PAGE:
Nevada leaders speak against plans to revive Yucca Mountain project

Sep 22, 2017
In The News

Draft legislation to revive the Yucca Mountain nuclear waste repository project brought almost all of Nevada’s congressional delegation together Wednesday to express opposition in Washington, D.C.

A group of lawmakers in the House of Representatives heard input on a draft of the Nuclear Waste Policy Amendments Act of 2017, a measure that would help restart the project’s licensing process.

The draft is the result of six years of work, says Rep. John Shimkus, R-Ill., chairman of the Energy and Commerce Subcommittee on Environment and the Economy.

“Our goal here is to identify the right reforms to ensure we can fulfill the government’s obligation to dispose of our nation’s nuclear material,” Shimkus said.

The subcommittee heard opposition from Nevada Republican Sen. Dean Heller, as well as Democratic Reps. Ruben Kihuen, Jacky Rosen and Dina Titus.

The three Democrats have sponsored the Nuclear Waste Informed Consent Act, which Titus said is the result of recommendations from the Obama administration’s Blue Ribbon Commission on America’s Nuclear Future. One of the recommendations was adopting a consent-based approach for picking repository sites.

Sens. Heller and Catherine Cortez Masto, a Democrat, have sponsored a similar Senate measure.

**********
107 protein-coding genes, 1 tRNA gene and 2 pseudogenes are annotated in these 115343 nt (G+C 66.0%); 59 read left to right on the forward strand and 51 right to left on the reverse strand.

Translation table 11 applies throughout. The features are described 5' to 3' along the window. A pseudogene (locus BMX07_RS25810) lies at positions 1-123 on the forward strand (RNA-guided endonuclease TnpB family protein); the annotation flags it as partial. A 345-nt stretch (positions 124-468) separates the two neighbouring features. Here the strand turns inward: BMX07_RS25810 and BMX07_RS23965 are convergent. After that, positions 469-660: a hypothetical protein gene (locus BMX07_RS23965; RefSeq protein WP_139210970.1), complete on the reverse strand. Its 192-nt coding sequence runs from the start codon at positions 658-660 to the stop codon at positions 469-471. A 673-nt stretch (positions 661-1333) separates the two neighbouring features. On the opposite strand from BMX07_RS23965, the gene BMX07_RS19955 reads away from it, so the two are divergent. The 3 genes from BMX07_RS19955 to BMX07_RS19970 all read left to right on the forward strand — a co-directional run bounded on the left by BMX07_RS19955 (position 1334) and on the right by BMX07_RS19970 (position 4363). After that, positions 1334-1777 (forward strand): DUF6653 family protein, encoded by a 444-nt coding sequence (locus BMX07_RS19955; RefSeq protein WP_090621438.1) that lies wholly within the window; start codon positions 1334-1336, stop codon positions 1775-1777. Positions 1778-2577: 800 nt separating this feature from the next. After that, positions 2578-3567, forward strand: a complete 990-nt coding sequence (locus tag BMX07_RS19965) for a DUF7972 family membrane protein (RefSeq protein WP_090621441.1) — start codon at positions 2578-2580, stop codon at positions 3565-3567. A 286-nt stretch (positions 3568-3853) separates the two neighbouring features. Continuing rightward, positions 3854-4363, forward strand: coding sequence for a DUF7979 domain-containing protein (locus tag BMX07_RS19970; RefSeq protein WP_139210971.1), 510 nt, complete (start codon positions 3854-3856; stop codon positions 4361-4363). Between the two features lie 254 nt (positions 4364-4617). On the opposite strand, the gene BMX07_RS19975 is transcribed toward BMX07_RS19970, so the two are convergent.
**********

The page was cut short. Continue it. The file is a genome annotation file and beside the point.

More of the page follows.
Titus said she was surprised to see the concept in her legislation show up in the part of the draft legislation on interim storage sites.

“This draft bill should afford the same consent-based provisions to any permanent storage facility,” Titus said. “Yet it goes the opposite direction.”

Rosen questioned the science behind the project.

“The state has filed 218 contentions against the Department of Energy’s license application, challenging the adequacy of DOE’s environmental impact assessments,” Rosen said. “Numerous scientific studies have deemed Yucca Mountain unsafe based on the fact that the site is seismically active and sits above an aquifer.”

Heller noted in the hearing that the Yucca Mountain has been an issue in Nevada since 1987.

“Rather than attempting to force this project on the people of Nevada — a state that currently does not have any nuclear power plants of its own — it is clear taxpayers’ dollars would be better spent identifying viable alternatives for the long-term storage of nuclear waste in areas that are willing to house it,” he said.

Kihuen said at the hearing that the subcommittee members should imagine themselves in Nevada’s position.

“If this project was proposed in your district, near your family, and threatened your constituents’ lives and jobs, would you support it?,” he said. “If the answer is yes, then let’s find a place in your district. If the answer is no, as it surely is, you cannot in good conscience vote to send the country’s nuclear waste to my district. I urge the committee to vote no and keep this project dead and buried as it should be.”

Nye County Commission Chairman Dan Schinhofen said in a statement released after Wednesday’s hearing that the testimony from the members of Nevada’s congressional delegation was disappointing. He said the Nuclear Regulatory Commission should be able to determine whether Yucca Mountain is a suitable site.

“Nye County, which is where Yucca Mountain is located, and eight other nearby Nevada counties, have continued to ask to have the science heard to see if Yucca Mountain is a secure site for the nation’s nuclear spent fuel,” Schinhofen said. “Today was a big step in that direction.”